The Architecture Coordination Working Group aims to implement the vision of OEP-56, which advocates for a strongly decentralized architecture decision making process. As such, this working group's purpose would be to:
Create and maintain the tools and channels needed to connect developers with the stakeholders and subject matter experts needed to make architectural decisions.
Advise on how to publicly discuss, document, and communicate those decisions.
Ensure that the process allows for asynchronous, community involvement.
Ensure that teams feel empowered to commit to decisions in a timely manner.
The working group has "Coordination" in the name to make it explicit that this body does not make architectural decisions for the Open edX Platform–not even "wide reaching" ones, like REST API conventions. ACWG will not review the substance of architectural proposals, and will not debate these issues in its meetings. Depending on who the stakeholders and subject matter experts are, these sorts of discussions may occur in various other working groups (e.g. Frontend, Data, Build-Test-Release), or in ad hoc groups formed around specific initiatives (e.g events, message bus). Wherever possible, we want to empower individual implementing teams to make the final decisions.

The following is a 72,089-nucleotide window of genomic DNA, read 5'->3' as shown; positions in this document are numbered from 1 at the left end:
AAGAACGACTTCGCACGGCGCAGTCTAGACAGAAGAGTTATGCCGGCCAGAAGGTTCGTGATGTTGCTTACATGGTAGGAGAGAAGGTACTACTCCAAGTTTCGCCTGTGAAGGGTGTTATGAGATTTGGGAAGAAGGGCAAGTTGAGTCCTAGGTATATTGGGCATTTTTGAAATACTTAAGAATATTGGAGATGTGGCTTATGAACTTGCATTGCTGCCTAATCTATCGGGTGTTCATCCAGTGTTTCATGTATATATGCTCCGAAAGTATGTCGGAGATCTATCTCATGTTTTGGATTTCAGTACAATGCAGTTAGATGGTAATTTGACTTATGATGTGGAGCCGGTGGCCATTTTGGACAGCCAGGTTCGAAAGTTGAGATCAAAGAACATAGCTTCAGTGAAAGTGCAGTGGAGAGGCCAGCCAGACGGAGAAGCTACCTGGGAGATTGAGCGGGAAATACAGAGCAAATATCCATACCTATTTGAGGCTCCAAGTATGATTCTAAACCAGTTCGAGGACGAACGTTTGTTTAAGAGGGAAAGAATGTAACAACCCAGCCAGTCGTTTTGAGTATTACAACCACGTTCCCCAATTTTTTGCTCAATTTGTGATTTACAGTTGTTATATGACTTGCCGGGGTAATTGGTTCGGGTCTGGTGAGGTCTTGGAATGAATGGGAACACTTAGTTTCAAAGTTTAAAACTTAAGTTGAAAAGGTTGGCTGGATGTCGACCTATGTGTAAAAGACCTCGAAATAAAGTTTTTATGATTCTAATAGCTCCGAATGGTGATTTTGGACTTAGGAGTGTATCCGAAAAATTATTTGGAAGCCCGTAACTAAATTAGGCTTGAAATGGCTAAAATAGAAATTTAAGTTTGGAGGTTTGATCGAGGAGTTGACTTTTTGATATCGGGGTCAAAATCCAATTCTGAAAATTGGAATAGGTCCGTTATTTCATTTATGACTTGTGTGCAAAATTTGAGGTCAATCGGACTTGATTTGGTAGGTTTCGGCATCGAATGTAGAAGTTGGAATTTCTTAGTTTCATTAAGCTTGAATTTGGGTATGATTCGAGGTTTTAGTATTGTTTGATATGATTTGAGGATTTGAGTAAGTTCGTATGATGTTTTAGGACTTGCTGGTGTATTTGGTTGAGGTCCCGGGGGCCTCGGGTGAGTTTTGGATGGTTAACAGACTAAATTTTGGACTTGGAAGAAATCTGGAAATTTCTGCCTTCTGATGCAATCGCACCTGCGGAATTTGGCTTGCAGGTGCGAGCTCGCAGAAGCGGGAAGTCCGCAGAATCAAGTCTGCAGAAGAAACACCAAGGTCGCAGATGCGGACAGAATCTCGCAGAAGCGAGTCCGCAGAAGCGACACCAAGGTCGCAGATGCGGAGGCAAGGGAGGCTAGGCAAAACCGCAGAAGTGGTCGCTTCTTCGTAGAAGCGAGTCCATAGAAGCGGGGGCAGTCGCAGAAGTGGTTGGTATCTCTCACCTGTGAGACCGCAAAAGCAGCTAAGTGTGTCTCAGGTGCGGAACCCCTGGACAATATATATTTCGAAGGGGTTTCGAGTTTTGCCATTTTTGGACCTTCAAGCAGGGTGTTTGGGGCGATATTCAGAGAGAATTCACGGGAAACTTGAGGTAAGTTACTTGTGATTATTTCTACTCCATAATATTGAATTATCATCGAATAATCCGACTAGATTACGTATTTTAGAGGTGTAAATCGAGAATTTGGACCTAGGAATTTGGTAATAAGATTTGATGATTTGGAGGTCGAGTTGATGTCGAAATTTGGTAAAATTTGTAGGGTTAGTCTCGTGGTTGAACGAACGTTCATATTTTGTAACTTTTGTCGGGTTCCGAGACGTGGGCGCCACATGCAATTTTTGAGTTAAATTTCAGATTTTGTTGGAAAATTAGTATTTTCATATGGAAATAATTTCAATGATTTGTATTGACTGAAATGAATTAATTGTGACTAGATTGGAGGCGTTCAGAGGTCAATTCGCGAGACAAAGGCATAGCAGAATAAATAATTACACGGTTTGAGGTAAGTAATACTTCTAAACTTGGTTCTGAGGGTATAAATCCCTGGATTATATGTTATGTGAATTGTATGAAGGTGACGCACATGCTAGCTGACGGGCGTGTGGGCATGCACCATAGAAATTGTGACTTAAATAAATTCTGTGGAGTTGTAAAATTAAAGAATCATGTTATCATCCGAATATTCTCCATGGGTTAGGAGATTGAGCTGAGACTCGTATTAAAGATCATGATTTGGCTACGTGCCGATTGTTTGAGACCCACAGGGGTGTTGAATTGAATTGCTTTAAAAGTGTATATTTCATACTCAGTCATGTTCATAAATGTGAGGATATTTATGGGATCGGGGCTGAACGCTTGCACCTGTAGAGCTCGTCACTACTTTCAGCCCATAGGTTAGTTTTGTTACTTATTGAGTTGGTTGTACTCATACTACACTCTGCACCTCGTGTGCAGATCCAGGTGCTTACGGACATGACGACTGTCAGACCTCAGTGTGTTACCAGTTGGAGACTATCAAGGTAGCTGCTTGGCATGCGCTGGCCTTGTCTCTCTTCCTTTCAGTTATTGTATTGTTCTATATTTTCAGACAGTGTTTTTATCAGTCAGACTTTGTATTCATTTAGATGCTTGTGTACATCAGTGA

In the short term, this body will act as a sort of manual switchboard to find the domain experts and stakeholders needed to have the architectural discussions described by OEP-56. If your team is considering a change that will have cross-team impact, you will be able to bring your idea as an agenda item to this working group. Note that this is a service, not a requirement. If you already know the stakeholders and domain experts relevant for your discussions, by all means just contact them directly and put your discussions in a publicly accessible space. This working group is intended to be a helpful resource, not an extra hurdle.
In the long term, the goal would be to push as much as possible into documentation and tools (e.g. Backstage), so that manual routing is unnecessary most of the time.